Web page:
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MADISON, Wis. — Josh Jackson covered more turf in returning two interceptions Saturday than the Iowa offense managed to during an entire football game.

That pretty much summed up how things went for the 25th-ranked Hawkeyes in a struggle-filled 38-14 loss at Camp Randall Stadium that allowed sixth-ranked Wisconsin to secure at least a piece of its third Big Ten West Division championship in four seasons.

"We never got anything going," running back Akrum Wadley said.

The same Iowa team that piled up 487 yards a week earlier in a 31-point rout of third-rated Ohio State totaled 66 yards on the 50 plays it ran against the Badgers.

The offensive output was the lowest by a Kirk Ferentz-coached Hawkeye team, well below the previous low of 100 yards in a 2004 game at Arizona State, and the first time Iowa finished with fewer than 200 yards since collecting 171 yards in a 2009 game against Minnesota.

"First, it felt like it, and second, with the same players out there you can’t explain it," Ferentz said of the Hawkeyes’ offensive struggles that came on the heels of the team’s most productive performance of the season.

"We played clean football last week. We didn’t do much to hurt ourselves, and for us to be successful, we have to play a pretty clean game. We didn’t come close to that this week."

Jackson did his part.

He returned interceptions 43 and 52 yards for touchdowns, the second pulling the Hawkeyes within a field goal at 17-14 less than four minutes into the second half as part of a defensive effort that forced four Wisconsin turnovers.

"Early on, we held them down and were able to get some turnovers to keep things close until the offense got going," said Jackson, who also forced a fumble and broke up another pass in addition to the two he picked off.

The Badgers did finish with 382 yards, including 157 on 29 carries by freshman running back Jonathan Taylor, but it was an Iowa turnover that helped Wisconsin seize control of the game.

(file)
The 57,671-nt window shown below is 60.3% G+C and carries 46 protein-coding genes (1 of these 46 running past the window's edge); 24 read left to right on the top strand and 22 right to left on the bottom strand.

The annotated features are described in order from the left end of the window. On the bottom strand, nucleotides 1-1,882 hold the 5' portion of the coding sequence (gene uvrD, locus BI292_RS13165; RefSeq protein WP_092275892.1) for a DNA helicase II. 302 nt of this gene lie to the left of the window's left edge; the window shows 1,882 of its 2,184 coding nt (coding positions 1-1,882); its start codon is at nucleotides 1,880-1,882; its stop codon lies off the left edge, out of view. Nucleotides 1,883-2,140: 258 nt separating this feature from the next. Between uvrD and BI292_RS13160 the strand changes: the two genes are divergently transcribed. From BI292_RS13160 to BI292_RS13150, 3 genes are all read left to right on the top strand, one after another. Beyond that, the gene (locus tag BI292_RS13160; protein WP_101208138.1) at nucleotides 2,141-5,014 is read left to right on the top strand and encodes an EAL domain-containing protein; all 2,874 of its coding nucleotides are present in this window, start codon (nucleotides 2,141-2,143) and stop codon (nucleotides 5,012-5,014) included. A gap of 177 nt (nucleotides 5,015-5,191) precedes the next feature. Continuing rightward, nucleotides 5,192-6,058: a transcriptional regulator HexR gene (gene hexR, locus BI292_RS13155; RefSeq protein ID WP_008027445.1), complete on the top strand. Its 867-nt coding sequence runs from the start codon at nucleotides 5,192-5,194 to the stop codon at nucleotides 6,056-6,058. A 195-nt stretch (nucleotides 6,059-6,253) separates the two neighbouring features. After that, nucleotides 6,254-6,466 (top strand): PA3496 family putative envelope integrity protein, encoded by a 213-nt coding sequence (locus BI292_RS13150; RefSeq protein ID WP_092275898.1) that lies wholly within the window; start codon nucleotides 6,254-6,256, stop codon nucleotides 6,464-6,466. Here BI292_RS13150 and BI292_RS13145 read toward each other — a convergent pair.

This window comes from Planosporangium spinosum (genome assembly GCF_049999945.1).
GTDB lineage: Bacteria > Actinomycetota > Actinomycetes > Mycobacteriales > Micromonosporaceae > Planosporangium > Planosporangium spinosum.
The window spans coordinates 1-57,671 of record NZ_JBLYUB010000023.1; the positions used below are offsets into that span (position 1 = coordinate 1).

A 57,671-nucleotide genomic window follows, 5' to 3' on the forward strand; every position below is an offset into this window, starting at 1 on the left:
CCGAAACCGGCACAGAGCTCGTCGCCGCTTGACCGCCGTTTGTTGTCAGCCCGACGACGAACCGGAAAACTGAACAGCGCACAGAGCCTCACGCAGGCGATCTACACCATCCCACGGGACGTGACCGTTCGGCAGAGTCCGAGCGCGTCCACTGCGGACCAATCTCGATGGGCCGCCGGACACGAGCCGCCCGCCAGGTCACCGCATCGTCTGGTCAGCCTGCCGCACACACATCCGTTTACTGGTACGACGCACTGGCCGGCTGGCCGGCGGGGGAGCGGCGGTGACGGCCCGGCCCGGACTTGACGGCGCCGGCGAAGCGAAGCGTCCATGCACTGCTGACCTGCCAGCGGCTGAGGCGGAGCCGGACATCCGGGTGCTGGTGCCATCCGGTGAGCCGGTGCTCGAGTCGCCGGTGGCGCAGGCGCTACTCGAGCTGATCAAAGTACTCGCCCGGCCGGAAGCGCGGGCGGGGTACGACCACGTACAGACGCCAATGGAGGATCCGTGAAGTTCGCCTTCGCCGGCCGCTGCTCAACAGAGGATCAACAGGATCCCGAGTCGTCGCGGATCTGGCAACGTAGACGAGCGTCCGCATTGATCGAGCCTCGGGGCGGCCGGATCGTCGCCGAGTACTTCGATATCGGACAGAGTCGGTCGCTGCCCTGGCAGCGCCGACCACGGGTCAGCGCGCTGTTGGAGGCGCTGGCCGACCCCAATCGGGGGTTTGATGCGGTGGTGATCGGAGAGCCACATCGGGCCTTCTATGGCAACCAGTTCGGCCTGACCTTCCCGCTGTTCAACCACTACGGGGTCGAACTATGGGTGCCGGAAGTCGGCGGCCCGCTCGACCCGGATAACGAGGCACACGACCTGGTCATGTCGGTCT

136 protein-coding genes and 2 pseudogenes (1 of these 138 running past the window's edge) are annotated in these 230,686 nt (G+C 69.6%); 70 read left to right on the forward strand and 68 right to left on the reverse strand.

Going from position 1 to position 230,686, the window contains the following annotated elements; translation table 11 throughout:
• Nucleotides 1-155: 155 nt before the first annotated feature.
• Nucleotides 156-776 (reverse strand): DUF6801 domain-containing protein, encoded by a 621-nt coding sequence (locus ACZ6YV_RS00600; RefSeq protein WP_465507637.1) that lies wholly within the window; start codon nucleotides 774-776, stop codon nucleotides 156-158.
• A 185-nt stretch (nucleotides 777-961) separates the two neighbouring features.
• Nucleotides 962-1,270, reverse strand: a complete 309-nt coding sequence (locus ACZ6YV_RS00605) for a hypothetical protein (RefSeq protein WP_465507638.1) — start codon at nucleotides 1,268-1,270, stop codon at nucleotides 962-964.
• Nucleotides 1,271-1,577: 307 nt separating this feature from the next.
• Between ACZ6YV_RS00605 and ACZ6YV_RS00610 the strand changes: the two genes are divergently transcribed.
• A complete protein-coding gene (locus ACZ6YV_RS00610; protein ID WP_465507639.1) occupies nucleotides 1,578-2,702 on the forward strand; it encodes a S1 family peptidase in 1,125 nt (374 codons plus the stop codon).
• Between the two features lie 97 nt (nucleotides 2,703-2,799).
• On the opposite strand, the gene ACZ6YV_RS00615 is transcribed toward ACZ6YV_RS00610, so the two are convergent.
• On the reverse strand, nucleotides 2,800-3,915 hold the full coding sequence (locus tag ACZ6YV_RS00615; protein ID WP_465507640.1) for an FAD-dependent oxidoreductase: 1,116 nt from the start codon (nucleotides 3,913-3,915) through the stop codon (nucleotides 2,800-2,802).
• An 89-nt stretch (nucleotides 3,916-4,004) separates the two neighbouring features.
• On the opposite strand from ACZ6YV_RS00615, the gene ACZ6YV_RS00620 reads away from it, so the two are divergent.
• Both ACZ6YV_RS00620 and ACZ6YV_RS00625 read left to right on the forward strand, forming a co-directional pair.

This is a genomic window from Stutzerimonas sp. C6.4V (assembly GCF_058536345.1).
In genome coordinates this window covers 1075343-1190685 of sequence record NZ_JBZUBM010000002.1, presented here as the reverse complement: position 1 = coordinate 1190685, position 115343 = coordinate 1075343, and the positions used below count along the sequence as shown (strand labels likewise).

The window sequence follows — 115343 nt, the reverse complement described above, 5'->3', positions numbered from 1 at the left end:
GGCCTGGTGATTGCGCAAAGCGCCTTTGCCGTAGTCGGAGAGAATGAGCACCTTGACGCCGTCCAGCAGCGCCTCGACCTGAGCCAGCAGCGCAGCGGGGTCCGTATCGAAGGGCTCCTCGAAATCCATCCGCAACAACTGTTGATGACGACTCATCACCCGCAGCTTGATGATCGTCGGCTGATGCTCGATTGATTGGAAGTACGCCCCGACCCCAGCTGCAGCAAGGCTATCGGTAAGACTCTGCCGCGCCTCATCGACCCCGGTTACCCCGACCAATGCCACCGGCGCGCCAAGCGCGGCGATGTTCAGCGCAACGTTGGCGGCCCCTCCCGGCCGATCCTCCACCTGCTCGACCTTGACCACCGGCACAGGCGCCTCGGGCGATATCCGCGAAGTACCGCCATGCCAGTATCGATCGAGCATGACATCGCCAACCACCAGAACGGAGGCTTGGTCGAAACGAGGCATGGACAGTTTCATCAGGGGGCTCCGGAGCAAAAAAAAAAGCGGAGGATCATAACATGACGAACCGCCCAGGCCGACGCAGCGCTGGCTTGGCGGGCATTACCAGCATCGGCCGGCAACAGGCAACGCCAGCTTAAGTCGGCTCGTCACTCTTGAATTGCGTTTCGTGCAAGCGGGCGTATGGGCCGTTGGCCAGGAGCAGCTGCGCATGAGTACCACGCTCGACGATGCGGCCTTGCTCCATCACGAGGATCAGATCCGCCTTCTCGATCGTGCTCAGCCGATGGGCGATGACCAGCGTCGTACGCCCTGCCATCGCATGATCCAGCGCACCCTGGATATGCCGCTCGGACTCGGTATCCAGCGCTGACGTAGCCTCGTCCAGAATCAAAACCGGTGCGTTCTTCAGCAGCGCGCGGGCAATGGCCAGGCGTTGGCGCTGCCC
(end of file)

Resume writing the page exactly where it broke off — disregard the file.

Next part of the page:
In the midst of an 8-of-24 passing performance, quarterback Nate Stanley was unable to field a snap with just over six minutes left in the third quarter, and the Badgers’ Leon Jacobs scooped up the ball and returned the fumble 21 yards for a touchdown.

"The ball just came out so I took my knee off the ground so I wouldn’t be down, and I ran with it," Jacobs said.

His score fueled a run of 21 unanswered points that allowed Wisconsin to maintain possession of the Heartland Trophy and ended a string of six straight wins by the road team in the border rivalry.

Iowa turned the ball over on two of its next three possessions, drives that ended with an interception by T.J. Edwards and another Jacobs recovery of a Stanley fumble on the last of the Badgers’ four sacks in the game.

"Going into the game, we had a simple plan that was just kind of guys flying around and being comfortable in what they’re doing," Edwards said. "Our offense struggled a bit early, but we had their back."

Iowa was in no position to dispute that.

The Hawkeyes mustered just one first down and 20 yards of offense in the first half as Wisconsin rode an aggressive, blitzing defensive approach to a 17-7 halftime advantage.

Already dealing with poor field position created by Anthony Lotti punts of 59 and 62 yards, the Badgers held the Hawkeyes to minus 2 yards on 15 plays during the second quarter to overcome an early deficit.

Wisconsin (10-0, 7-0 Big Ten) limited Iowa to one play of 10 yards or more in the game, held Hawkeye tight ends to one reception and collected six tackles for a loss.

"They kept coming after us. It wasn’t anything we didn’t prepare for. The handoff would happen and it seemed like they were right there," said James Butler, who led Iowa with 30 rushing yards on eight carries.

Iowa’s defense helped the Hawkeyes (6-4, 3-4) to a 7-3 lead after one quarter, intercepting two Alex Hornibrook passes.

Jackson ended the Badgers’ first possession of the game with his sixth interception of the season, the first of his two pick sixes in the game. He returned it 43 yards for a touchdown and a 7-0 Iowa lead 90 seconds after kickoff.

When Hornibrook attempted to go deep on Wisconsin’s third series, Jake Gervase picked off the pass at the Iowa 6-yard line.

"We felt like there were some plays to make," Gervase said. "We came out ready. We just weren’t able to sustain it."

Wisconsin answered Jackson’s first score with a 14-play, 75-yard drive that kept the Hawkeye defense on the field for 7 minutes, 40 seconds, but settled for a 23-yard Rafael Gaglianone field goal.

The Badgers moved ahead to stay in the second quarter with a pair of quick drives that ended with Kendric Pryor rushing for the first score of his career and catching his first career touchdown pass for the Badgers.

The redshirt freshman receiver scored on a 25-yard reverse to move Wisconsin ahead 10-7 with 8:55 to go in the half, then caught a 12-yard scoring pass from Hornibrook with 1:19 remaining in the second quarter.

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